The Federal Reserve is raising its benchmark interest rate to reflect a solid U.S. economy and signaling that it's sticking with a gradual approach to rate hikes for 2018 under its new chairman, Jerome Powell. The Fed said it expects to increase rates twice more this year. At the same time, it increased its estimate for rate hikes in 2019 from two to three, reflecting an expectation of faster growth and lower unemployment.
United States Federal Reserve officials grew more positive on the economic outlook, citing “substantial underlying economic momentum,” and were increasingly optimistic about achieving their inflation target, according to minutes of last month’s policy meeting.
Jerome Powell was sworn as the 16th chairman of the Federal Reserve on what turned out to be a turbulent day for Wall Street, with the Dow Jones industrial average plunging by more than 1,100 points. Powell, 65, was given the oath of office by Randal Quarles, the Fed's vice chairman for supervision, in a ceremony that took place before stock trading opened on Wall Street.
President Donald Trump has said he will announce on Thursday his choice to lead the seven/member Federal Reserve board beginning in February. Jerome Powell, a Fed board member, is assumed to be the top contender and Trump anticipated that “I think you will be extremely impressed by this person”.
The Federal Reserve has started to run down some of the investments it made to boost the US economy after the financial crisis. The Fed holds a US$4.2trn portfolio of US Treasury bonds and mortgage-backed securities, and it will initially cut up to US$10bn each month from the amount it reinvests.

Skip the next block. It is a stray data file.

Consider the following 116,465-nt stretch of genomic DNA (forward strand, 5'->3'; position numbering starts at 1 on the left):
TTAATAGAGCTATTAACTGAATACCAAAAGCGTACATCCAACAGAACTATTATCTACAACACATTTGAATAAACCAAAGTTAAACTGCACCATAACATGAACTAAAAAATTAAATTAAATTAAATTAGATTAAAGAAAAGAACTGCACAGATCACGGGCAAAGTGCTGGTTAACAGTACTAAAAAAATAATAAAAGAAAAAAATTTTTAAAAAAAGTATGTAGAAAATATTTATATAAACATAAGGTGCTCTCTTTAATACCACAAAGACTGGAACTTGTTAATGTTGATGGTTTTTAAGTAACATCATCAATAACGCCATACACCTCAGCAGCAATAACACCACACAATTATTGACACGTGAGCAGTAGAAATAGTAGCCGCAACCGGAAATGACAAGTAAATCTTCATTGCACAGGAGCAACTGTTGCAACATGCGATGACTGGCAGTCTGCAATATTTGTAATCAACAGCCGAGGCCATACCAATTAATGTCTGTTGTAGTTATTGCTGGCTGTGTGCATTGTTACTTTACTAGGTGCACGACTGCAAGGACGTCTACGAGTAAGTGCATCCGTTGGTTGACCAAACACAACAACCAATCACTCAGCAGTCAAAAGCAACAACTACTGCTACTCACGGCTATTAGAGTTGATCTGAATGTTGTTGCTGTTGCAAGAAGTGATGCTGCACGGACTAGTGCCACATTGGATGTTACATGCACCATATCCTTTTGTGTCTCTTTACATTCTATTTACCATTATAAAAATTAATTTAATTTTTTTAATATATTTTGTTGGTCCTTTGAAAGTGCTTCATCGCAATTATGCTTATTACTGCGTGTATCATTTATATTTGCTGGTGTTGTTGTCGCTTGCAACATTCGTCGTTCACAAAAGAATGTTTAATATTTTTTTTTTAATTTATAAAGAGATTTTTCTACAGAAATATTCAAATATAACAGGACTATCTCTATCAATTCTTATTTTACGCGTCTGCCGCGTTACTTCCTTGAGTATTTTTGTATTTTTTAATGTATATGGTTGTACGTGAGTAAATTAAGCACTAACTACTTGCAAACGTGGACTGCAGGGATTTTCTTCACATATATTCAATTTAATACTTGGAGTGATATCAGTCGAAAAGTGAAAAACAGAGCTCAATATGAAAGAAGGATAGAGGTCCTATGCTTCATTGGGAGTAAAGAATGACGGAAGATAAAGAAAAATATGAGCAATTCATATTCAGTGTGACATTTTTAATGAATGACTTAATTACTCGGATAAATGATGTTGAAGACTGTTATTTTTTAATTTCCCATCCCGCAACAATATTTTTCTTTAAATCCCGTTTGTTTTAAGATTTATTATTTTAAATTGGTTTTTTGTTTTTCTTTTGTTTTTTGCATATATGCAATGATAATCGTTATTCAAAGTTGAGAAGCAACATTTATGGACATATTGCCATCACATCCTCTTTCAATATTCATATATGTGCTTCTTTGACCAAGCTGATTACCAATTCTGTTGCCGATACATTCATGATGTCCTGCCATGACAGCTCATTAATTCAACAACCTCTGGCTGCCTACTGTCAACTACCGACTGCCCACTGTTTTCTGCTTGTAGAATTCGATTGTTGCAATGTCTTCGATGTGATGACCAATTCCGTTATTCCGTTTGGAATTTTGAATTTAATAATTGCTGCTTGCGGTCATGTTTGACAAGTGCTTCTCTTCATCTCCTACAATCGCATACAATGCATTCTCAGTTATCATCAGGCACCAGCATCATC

The United States Federal Reserve Vice Chairman Stanley Fischer will resign next month for personal reasons, leaving a fourth vacancy on the seven-member Fed governing board. Fischer is a widely-respected economist who taught at MIT, was head of the Bank of Israel for eight years and vice chairman at Citigroup.
United States President Donald Trump named two possible candidates to run the Federal Reserve over the next few years: current Fed Chair Janet Yellen and Trump's economic adviser Gary Cohn, according to an interview with The Wall Street Journal.
Leaders of the U.S. central bank said Wednesday that they were holding their benchmark lending rate at a low level — in a range between 1 and 1.25% — for the time being. Federal Reserve officials said in a report issued after their two-day policy meeting that the world's largest economy was growing at a moderate pace and the job market was improving, but that inflation remained a bit low.
The Federal Reserve announced on Wednesday that it held its benchmark interest rate after a two-day policy meeting, as had widely been expected. And it added that the recent showdown in US growth is likely temporary.
President Donald Trump has said his administration will not label China a currency manipulator, rowing back on a campaign promise. The US president also left open the possibility of re-nominating Janet Yellen as the head of the Federal Reserve, despite having criticized her.